Public law and regulators – the facts speak for themselves?

Public law and regulators – the facts speak for themselves?

CategoryArticles, News Author Duncan Sinclair Date

Duncan Sinclair acted in the successful judicial review of Ofgem British Gas Trading Ltd v GEMA [2019] EWHC 3048 for interested party npower. This past 12 months he was instructed in three successful statutory reviews under the statutory schemes overseen by Ofgem and in 2018 acted with his colleague Daniel Stedman Jones in the first contested case before the Enforcement Decision Panel (reducing the scope of breach and penalty to under half that proposed).

The boundary is often a fine one between the range of complaints in public law as to facts which will gain any traction in court.  Material errors, failures to consider, failures by a public body to inquire and/or acquaint itself with clearly material information are often complaints raised against public bodies. The public body often responds (and often with success) that a court should be slow to impugn their judgment, in particular if they are experts in the field.  Any attack/ground based on factual ‘error’ is portrayed as in reality a question going to the weight given to particular information, facts or analysis, and this is a matter of administrative discretion beyond the remit of a court in a judicial review.

The boundaries of this fine line have been explored 3 times this year by the courts in the context of Ofgem, the expert (independent) economic regulator of the gas and electricity markets.

Earlier this year in Gwynt-Y-Môr Offshore Wind Farm Limited) v The Gas and Electricity Markets Authority Ofgem (see the judgment at [85]) argued that it deserved ‘particular respect’ and a court should be ‘slow to impugn’ its approach in the context of an exceptional expenditure allowance which fundamentally depended on insurability.  May J acknowledged the principle that a court should be slow to intervene but (see [87]) she found that on the facts Ofgem was not expert in the fundamental issue before it (in contrast, it did have expert reports before it which strongly suggested a different result).  Ofgem was said to have only taken a “high level” approach to evidence (including evidence by actual experts) and so “failed to grapple with the material before it” [156] such that the decision was overturned.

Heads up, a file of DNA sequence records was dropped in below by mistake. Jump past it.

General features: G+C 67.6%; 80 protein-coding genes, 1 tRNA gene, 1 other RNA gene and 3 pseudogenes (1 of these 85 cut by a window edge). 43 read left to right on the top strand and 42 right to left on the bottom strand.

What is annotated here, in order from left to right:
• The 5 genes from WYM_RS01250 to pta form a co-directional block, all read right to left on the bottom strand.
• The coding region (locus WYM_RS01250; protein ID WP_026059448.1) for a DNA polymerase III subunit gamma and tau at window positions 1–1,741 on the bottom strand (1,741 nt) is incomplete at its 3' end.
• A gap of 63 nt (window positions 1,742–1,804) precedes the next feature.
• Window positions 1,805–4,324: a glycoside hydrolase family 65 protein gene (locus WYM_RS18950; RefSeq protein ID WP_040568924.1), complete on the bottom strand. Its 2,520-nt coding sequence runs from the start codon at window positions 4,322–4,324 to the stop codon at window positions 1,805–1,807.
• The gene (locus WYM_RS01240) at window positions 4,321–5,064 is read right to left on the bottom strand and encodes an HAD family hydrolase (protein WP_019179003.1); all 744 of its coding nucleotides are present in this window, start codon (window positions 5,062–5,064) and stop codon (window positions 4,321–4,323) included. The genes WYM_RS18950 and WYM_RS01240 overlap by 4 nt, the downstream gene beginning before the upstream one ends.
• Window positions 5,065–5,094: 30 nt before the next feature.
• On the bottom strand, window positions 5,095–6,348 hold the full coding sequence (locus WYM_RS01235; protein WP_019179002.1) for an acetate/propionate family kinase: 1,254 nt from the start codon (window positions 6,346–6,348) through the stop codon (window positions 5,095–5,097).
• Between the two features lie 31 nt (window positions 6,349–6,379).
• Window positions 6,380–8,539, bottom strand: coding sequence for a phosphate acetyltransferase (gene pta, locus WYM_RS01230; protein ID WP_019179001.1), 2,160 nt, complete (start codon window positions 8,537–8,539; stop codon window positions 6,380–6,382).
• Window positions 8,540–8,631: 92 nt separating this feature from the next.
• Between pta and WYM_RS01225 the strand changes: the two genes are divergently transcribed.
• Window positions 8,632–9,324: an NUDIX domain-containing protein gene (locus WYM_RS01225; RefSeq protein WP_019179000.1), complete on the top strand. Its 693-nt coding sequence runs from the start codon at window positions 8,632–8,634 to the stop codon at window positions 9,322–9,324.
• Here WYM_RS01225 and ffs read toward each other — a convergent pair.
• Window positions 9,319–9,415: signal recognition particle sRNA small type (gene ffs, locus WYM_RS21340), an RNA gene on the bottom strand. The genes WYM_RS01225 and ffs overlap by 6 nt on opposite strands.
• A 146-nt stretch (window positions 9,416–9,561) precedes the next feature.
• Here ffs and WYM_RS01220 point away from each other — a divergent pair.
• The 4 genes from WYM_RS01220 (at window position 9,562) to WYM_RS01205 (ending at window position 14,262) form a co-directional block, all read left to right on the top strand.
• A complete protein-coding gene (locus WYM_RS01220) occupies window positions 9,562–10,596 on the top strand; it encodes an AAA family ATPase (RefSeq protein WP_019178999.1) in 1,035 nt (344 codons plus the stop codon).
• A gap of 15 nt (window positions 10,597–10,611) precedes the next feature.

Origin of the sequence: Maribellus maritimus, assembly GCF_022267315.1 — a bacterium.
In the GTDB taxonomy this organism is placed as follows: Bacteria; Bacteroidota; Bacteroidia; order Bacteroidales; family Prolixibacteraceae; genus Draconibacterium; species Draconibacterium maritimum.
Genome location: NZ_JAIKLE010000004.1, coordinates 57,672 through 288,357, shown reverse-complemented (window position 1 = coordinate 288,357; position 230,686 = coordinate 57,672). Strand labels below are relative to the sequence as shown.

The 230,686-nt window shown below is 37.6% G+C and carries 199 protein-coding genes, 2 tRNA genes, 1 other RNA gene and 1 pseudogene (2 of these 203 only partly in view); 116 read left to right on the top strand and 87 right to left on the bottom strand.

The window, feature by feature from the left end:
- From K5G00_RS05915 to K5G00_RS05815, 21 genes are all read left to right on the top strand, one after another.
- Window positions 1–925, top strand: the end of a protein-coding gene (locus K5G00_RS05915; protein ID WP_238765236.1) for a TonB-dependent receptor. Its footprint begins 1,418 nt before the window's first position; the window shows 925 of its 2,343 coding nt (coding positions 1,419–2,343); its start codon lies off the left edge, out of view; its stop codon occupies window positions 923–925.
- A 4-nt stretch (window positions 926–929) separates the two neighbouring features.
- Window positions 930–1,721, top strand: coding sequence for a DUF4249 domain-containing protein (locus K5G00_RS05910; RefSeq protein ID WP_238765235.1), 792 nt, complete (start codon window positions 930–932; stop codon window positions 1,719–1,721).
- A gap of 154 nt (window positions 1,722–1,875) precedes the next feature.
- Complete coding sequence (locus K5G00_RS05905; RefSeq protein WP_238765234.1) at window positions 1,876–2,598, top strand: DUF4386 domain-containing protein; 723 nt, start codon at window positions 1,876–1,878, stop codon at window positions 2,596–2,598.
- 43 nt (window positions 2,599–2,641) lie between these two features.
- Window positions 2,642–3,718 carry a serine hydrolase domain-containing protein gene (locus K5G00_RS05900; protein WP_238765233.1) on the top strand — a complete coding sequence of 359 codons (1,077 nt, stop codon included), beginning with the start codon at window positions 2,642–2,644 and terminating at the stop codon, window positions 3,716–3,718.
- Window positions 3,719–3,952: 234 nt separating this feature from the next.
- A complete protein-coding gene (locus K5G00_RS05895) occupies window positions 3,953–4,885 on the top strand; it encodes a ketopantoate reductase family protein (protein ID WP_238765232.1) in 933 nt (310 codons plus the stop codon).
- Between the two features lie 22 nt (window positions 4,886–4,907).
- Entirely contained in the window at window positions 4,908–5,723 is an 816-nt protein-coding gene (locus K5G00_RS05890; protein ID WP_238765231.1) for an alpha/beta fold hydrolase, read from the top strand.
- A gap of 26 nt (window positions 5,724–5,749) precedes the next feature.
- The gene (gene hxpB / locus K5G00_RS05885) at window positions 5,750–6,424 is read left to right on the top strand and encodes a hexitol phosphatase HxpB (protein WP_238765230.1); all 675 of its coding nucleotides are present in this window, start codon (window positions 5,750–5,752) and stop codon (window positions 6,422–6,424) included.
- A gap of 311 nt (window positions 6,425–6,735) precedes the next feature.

There is a significant degree of overlap in the legal issues and Ofgem’s errors between Gwynt-Y-Môr and the issues in British Gas a few weeks ago. Ofgem might indeed be considered to be ‘expert’ in issues relating to imposition of a retail price cap (the central issue in British Gas).  However, in carrying out the setting of a retail price cap, just as in the earlier case, Ofgem had not grappled with the relevant information, which was (in short) whether/how suppliers had changed hedging strategies. This was ultimately framed by the judge as a failure to consult, and perhaps importantly, this was against the evidenced factual background that consultation would have disclosed material evidence from suppliers including the interested parties quite at odds with Ofgem’s assumptions.  As such, related alternative grounds of, for instance material error of fact, would have succeeded in the alternative.

In a third case decided against Ofgem this year, before the Court of Appeal of Northern Ireland following a judicial review, namely the Green Belt case [2019] NICA 47 (a case in which Duncan Sinclair was involved at an early stage which was then pursued in Northern Ireland by colleague Richard Harwood QC) there was a complete failure to consider (indeed a decision not to consider) evidence put to Ofgem during an internal and then a statutoruy review process (and so the decision was quashed in that case as irrational).

These three successful judicial reviews within a year share a common thread. Each case involved as the central public law error a failure to properly consider (including in one case to obtain by consultation) materially relevant facts or information.

This is not a sea change far less a change in law: the decisions were individually orthodox and followed established authority.  But together, perhaps, they lend weight to the dual-fold nature of the Tameside principle: first, the public authority must ask itself the right question; secondly (and important in these cases) it must then gather and properly consider the information necessary to address the issues.  And the various approaches of the courts illustrate the know well-accepted overlap in public law principles: for instance, the ‘mischief’ in British Gas could (was) as well framed as a failure to properly gather and consider information, as a failure to consult.  The mischief of a public body taking a decision without crucial material information is what was at issue, however precisely characterised.


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